What is Autism?
Autism Spectrum Disorder (ASD)
Autism spectrum disorders (ASDs) are lifelong developmental disabilities characterised by marked difficulties in social interaction, impaired communication, restricted and repetitive interests and behaviours and sensory sensitivities.The word ‘spectrum’ is used because the range and severity of the difficulties people with an ASD experience can vary widely. ASDs include autistic disorder, Asperger’s disorder and pervasive developmental disorder – not otherwise specified, which is also known as atypical autism. Sometimes the word “autism” is used to refer to all ASDs. Research shows that about 1 in 68 children have an ASD and that it is more prevalent in boys than girls. The effects of an ASD can often be minimised by early diagnosis and with the right interventions, many children and adults with an ASD show marked improvements.
The three main areas of difficulty are:
1. Impairment in social interaction
- Limited use and understanding of non-verbal communication such as eye gaze, facial expression and gesture
- Difficulties forming and sustaining friendships
- Lack of seeking to share enjoyment, interest and activities with other people
- Difficulties with social and emotional responsiveness
2. Impairment in communication
- Delayed language development
- Difficulties initiating and sustaining conversations
- Stereotyped and repetitive use of language such as repeating phrases from television
- Limited imaginative or make-believe play
3. Restricted and repetitive interests, activities and behaviours
- Unusually intense or focused interests
- Stereotyped and repetitive body movements such as hand flapping and spinning
- Repetitive use of objects such as repeatedly flicking a doll’s eyes or lining up toys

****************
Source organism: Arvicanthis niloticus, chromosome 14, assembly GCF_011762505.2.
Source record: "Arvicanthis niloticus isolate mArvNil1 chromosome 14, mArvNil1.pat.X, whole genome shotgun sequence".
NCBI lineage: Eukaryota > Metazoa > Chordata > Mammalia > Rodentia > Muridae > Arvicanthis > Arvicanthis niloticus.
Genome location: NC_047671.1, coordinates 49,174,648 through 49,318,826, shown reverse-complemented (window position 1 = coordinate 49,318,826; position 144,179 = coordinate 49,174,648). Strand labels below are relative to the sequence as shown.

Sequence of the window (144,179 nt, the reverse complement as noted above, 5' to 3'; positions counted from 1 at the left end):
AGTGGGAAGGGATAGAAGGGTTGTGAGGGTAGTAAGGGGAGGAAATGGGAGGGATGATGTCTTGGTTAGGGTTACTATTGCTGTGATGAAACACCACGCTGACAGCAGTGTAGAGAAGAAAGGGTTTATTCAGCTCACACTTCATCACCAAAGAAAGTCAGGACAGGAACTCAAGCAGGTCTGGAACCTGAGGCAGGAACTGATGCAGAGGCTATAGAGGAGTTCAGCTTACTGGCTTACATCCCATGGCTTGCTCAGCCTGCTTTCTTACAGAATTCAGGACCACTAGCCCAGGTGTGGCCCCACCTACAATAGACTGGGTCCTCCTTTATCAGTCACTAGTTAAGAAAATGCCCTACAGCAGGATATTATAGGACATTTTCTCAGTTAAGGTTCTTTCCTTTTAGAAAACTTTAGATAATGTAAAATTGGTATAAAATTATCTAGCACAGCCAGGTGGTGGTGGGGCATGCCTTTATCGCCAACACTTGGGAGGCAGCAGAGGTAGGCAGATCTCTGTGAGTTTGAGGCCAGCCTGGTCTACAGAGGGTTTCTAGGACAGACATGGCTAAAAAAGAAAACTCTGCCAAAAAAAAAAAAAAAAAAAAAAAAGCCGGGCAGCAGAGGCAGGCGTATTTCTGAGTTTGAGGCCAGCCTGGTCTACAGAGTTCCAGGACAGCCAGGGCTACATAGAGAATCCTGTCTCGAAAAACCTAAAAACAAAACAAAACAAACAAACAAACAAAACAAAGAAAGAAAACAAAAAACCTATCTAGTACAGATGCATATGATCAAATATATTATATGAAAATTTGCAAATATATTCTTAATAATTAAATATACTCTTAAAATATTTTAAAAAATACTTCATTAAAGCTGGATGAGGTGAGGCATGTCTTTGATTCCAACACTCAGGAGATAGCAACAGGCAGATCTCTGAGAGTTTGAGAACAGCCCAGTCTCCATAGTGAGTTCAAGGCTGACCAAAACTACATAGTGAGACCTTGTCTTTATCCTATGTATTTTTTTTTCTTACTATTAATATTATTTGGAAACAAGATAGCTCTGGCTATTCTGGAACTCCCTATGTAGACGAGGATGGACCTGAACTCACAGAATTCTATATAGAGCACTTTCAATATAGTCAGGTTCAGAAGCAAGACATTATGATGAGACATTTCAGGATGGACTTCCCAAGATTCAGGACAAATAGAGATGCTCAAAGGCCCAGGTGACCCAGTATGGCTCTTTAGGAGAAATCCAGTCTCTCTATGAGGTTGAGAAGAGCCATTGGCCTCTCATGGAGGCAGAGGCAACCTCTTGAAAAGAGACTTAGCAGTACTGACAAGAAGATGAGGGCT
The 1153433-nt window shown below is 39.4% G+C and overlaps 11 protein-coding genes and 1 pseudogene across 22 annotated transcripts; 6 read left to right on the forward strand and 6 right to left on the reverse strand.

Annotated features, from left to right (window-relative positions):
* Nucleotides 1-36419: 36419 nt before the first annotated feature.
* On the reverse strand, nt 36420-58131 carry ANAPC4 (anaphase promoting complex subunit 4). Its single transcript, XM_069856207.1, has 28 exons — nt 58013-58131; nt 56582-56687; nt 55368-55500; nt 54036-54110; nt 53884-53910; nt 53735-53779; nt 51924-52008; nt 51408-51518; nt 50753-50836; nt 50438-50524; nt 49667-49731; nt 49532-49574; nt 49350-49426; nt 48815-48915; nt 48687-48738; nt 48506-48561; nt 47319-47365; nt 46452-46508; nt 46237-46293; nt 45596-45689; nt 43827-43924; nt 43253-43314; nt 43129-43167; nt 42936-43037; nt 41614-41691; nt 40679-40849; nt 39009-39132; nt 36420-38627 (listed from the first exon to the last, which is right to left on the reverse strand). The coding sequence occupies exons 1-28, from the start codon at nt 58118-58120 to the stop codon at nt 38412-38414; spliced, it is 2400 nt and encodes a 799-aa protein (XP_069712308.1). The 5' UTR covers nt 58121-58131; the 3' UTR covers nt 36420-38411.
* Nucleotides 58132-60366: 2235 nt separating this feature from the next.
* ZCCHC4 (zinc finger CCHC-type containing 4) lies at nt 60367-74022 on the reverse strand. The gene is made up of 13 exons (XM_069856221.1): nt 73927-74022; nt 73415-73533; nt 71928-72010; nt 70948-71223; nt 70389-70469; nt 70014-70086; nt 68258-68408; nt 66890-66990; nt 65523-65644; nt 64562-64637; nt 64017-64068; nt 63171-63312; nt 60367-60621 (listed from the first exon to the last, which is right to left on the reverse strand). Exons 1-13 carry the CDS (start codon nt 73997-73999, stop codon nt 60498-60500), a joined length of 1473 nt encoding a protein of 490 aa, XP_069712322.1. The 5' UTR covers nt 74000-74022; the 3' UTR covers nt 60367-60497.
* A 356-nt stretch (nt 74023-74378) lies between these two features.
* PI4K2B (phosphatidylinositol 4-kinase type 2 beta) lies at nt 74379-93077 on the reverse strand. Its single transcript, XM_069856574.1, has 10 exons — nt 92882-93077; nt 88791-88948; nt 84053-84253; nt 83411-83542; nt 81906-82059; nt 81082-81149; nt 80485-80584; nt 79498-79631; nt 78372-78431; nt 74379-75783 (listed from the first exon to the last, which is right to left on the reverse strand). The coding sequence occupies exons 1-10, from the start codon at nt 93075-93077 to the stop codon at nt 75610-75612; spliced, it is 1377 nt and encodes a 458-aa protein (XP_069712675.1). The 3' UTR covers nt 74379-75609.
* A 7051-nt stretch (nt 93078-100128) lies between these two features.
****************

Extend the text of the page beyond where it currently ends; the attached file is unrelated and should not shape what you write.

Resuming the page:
- Adherence to non-functional routines such as insisting on travelling the same route home each day
In addition to these main areas of difficulties, individuals with an ASD may also have:
- Unusual sensory interests such as sniffing objects or staring intently at moving objects
- Sensory sensitivities including avoidance of everyday sounds and textures such as hair dryers, vacuum cleaners and sand
- Intellectual impairment or learning difficulties
The Signs of Autism more analytical here
What are the different types of ASD?
The term ASD is an umbrella description which refers to three different diagnoses. Regardless of the specific diagnosis given, individuals with an ASD will experience difficulties in many different social situations such as school and work.
- Autistic disorder (sometimes referred to as classic autism)
The diagnosis of autistic disorder is given to individuals with impairments in social interaction and communication as well as restricted and repetitive interests, activities and behaviours which are generally evident prior to three years of age.
- Asperger’s disorder (sometimes referred to as Asperger’s syndrome)
Individuals with Asperger’s disorder have difficulties with social interaction and social communication as well as restricted and repetitive interests, activities and behaviours. Individuals with Asperger’s disorder do not have a significant delay in early language acquisition and there is no significant delay in cognitive abilities or self help skills. Asperger’s is often detected later than autistic disorder as speech usually develops at the expected age.